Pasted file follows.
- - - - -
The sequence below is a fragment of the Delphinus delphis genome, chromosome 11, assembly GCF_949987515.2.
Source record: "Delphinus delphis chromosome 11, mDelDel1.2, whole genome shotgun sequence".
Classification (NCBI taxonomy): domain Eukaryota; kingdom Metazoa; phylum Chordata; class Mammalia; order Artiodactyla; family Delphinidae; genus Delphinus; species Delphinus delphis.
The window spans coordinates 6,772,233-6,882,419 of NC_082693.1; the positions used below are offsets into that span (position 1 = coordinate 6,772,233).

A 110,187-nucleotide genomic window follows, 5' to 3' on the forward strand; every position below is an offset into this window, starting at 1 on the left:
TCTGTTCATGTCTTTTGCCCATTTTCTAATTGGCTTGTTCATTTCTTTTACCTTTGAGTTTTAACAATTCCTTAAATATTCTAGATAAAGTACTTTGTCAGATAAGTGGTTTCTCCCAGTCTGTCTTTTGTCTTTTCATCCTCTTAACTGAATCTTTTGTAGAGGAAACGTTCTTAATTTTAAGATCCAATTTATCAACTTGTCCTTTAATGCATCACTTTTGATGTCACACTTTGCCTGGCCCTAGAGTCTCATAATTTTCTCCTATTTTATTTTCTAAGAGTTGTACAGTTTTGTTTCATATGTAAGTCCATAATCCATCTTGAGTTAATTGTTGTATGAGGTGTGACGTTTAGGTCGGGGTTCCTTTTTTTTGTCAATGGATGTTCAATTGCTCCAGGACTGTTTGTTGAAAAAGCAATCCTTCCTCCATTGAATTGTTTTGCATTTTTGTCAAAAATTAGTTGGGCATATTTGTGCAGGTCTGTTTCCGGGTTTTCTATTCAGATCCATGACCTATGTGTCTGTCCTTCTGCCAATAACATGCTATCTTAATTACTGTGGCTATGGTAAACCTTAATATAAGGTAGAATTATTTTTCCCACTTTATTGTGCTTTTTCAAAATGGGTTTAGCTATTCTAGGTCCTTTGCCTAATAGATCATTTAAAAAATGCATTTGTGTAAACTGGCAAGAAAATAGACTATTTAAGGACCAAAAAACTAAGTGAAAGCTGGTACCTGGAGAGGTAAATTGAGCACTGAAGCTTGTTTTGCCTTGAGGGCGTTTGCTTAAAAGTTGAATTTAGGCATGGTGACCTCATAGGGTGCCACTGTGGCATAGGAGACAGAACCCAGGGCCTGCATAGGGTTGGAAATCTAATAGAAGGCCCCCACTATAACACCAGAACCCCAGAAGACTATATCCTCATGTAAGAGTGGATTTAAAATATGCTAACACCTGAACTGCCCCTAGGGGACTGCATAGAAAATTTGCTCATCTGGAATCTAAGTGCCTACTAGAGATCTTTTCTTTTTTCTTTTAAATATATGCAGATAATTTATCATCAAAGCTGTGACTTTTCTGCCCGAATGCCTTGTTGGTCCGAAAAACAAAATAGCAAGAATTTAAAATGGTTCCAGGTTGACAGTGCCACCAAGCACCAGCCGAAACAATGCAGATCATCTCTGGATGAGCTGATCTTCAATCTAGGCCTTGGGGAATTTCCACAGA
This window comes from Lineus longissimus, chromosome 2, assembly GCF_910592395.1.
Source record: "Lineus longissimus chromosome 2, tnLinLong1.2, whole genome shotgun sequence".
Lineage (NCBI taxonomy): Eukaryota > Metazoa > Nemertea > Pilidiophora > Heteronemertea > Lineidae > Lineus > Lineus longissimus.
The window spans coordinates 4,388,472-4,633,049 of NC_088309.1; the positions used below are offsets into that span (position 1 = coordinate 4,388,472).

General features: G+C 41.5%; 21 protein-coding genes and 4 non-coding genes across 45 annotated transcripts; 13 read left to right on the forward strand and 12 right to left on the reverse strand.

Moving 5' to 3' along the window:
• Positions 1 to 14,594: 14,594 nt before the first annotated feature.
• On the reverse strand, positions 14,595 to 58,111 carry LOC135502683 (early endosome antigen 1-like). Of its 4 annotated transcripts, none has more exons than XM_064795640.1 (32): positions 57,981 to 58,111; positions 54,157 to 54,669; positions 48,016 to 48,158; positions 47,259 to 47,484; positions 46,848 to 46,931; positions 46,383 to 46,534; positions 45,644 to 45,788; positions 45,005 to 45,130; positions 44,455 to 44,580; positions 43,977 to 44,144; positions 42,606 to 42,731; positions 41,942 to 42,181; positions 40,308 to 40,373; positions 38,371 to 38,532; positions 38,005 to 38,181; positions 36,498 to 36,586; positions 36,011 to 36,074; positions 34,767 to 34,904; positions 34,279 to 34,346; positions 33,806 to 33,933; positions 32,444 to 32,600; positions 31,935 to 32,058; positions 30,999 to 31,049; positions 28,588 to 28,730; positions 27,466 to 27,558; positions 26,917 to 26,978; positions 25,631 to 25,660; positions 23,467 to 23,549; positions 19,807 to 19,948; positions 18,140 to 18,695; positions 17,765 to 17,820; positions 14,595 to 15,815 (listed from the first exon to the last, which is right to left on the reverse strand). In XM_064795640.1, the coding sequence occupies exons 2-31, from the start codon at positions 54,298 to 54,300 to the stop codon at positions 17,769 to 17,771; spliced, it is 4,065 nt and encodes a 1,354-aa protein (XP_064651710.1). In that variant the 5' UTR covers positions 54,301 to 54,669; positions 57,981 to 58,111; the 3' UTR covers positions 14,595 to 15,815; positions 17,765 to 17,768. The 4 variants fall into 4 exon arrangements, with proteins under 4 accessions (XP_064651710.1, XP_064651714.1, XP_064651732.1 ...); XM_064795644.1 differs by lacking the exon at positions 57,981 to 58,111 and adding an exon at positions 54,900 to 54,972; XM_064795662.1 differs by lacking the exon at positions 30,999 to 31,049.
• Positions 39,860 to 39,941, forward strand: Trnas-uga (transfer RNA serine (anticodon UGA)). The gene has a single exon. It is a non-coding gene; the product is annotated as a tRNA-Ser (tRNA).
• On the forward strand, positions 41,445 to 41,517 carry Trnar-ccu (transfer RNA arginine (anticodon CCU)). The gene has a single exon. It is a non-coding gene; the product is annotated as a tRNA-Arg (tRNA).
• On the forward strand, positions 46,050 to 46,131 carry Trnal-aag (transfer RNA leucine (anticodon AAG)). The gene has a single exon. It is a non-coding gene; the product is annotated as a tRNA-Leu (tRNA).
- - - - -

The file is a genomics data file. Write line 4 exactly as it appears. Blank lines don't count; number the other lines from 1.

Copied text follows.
The window spans coordinates 6,772,233-6,882,419 of NC_082693.1; the positions used below are offsets into that span (position 1 = coordinate 6,772,233).